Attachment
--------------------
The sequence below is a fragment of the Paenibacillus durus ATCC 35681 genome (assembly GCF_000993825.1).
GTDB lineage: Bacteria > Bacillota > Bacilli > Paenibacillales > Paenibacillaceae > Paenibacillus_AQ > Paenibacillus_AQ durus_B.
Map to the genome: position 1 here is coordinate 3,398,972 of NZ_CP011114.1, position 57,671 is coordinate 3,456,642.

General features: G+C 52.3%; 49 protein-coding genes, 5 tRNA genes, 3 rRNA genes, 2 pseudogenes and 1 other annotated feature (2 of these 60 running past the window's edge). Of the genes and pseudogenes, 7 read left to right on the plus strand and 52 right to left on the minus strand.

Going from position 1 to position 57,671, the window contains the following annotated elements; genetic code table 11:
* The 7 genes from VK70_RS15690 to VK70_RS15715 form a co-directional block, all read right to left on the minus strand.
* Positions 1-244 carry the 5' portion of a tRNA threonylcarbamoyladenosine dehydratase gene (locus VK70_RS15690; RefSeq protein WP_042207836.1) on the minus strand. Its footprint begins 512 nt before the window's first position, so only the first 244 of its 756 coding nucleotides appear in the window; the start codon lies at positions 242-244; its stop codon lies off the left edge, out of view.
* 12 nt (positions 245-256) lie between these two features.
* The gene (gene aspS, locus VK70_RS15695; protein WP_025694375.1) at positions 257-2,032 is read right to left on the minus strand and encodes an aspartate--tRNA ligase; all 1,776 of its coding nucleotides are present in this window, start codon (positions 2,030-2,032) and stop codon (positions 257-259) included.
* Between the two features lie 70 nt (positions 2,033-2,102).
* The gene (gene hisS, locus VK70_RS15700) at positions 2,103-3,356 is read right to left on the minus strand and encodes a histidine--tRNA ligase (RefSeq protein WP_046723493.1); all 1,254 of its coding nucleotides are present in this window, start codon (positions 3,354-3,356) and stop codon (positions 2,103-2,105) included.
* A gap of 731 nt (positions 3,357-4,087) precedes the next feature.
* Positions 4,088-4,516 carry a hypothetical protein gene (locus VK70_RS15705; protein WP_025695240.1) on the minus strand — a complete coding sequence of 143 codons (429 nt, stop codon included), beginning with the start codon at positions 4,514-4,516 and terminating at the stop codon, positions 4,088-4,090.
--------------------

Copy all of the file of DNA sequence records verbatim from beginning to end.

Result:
The sequence below is a fragment of the Paenibacillus durus ATCC 35681 genome (assembly GCF_000993825.1).
GTDB lineage: Bacteria > Bacillota > Bacilli > Paenibacillales > Paenibacillaceae > Paenibacillus_AQ > Paenibacillus_AQ durus_B.
Map to the genome: position 1 here is coordinate 3,398,972 of NZ_CP011114.1, position 57,671 is coordinate 3,456,642.

General features: G+C 52.3%; 49 protein-coding genes, 5 tRNA genes, 3 rRNA genes, 2 pseudogenes and 1 other annotated feature (2 of these 60 running past the window's edge). Of the genes and pseudogenes, 7 read left to right on the plus strand and 52 right to left on the minus strand.

Going from position 1 to position 57,671, the window contains the following annotated elements; genetic code table 11:
* The 7 genes from VK70_RS15690 to VK70_RS15715 form a co-directional block, all read right to left on the minus strand.
* Positions 1-244 carry the 5' portion of a tRNA threonylcarbamoyladenosine dehydratase gene (locus VK70_RS15690; RefSeq protein WP_042207836.1) on the minus strand. Its footprint begins 512 nt before the window's first position, so only the first 244 of its 756 coding nucleotides appear in the window; the start codon lies at positions 242-244; its stop codon lies off the left edge, out of view.
* 12 nt (positions 245-256) lie between these two features.
* The gene (gene aspS, locus VK70_RS15695; protein WP_025694375.1) at positions 257-2,032 is read right to left on the minus strand and encodes an aspartate--tRNA ligase; all 1,776 of its coding nucleotides are present in this window, start codon (positions 2,030-2,032) and stop codon (positions 257-259) included.
* Between the two features lie 70 nt (positions 2,033-2,102).
* The gene (gene hisS, locus VK70_RS15700) at positions 2,103-3,356 is read right to left on the minus strand and encodes a histidine--tRNA ligase (RefSeq protein WP_046723493.1); all 1,254 of its coding nucleotides are present in this window, start codon (positions 3,354-3,356) and stop codon (positions 2,103-2,105) included.
* A gap of 731 nt (positions 3,357-4,087) precedes the next feature.
* Positions 4,088-4,516 carry a hypothetical protein gene (locus VK70_RS15705; protein WP_025695240.1) on the minus strand — a complete coding sequence of 143 codons (429 nt, stop codon included), beginning with the start codon at positions 4,514-4,516 and terminating at the stop codon, positions 4,088-4,090.